Now let me bring in the objection that is sometimes brought up against praying for the outpouring of the Holy Spirit with power in signs and wonders today. Some people say that this compromises the centrality of the Word of God. It depreciates the value of preaching God’s Word. It jeopardizes the sufficiency of the Word of God to save sinners. If signs and wonders are added to preaching, it must be because God’s Word is not trusted or esteemed as sufficient to save. That’s the sort of thing you hear. Right?

Texts Seeming to Support It

Well, this objection seems to have some crucial texts going for it. Romans 1:16 says, “The gospel is the power of God unto salvation.” The gospel, not signs and wonders. In 1 Corinthians 1:22–23 Paul says, “Jews demand signs, Greeks seek wisdom, but we preach Christ crucified . . . the power of God . . . ” And Jesus himself said, “An evil and adulterous generation seeks for a sign” (Matthew 12:39; 16:4).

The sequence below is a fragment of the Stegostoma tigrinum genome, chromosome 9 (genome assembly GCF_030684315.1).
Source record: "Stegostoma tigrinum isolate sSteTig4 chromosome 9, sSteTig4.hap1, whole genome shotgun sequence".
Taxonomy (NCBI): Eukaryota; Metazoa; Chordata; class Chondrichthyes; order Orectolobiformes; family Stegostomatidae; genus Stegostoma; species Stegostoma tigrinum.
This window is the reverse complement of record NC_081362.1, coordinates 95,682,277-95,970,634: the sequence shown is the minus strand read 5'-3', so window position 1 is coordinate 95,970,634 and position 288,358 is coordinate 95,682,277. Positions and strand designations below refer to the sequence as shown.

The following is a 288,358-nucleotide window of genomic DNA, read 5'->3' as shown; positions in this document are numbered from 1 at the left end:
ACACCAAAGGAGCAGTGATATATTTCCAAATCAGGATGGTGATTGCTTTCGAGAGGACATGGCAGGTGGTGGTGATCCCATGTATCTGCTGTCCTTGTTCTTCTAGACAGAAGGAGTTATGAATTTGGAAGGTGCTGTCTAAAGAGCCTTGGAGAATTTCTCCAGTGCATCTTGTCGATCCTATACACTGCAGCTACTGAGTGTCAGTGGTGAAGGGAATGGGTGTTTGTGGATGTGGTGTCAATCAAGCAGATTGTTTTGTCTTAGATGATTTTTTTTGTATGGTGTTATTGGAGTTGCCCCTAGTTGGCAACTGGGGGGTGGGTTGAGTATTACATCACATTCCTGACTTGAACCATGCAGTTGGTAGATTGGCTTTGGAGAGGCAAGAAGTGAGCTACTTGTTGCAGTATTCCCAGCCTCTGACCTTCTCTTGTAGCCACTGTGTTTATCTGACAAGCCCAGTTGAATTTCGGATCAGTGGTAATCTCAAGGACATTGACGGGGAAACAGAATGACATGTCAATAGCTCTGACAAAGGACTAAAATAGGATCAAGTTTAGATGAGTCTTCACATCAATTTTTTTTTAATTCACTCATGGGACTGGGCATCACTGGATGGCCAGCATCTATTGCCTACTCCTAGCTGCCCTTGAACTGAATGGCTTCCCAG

Creates a New Problem

These are the kind of texts that are brought against seeking the Lord today for signs and wonders. But I have not yet heard any of these objectors even ask the question let alone answer it: if praying for signs and wonders belittles the preaching of the gospel, and if only wicked and adulterous people want signs, then why did Peter and John and the disciples pray for them in Acts 4:30? Why does Luke bend over backwards to show how valuable they are in winning people to Christ?

Do you see what people are doing? They are giving the impression that seeking signs and wonders today is a problem for reasons that would have also made it a problem in the book of Acts, namely, it compromises the sufficiency of preaching. But they don’t address that problem. So let me address it, because it is the really important question. Why was the prayer for signs and wonders in Acts 4:30 not wicked and adulterous, and why did it not jeopardize the sufficiency of preaching as the power of God unto salvation?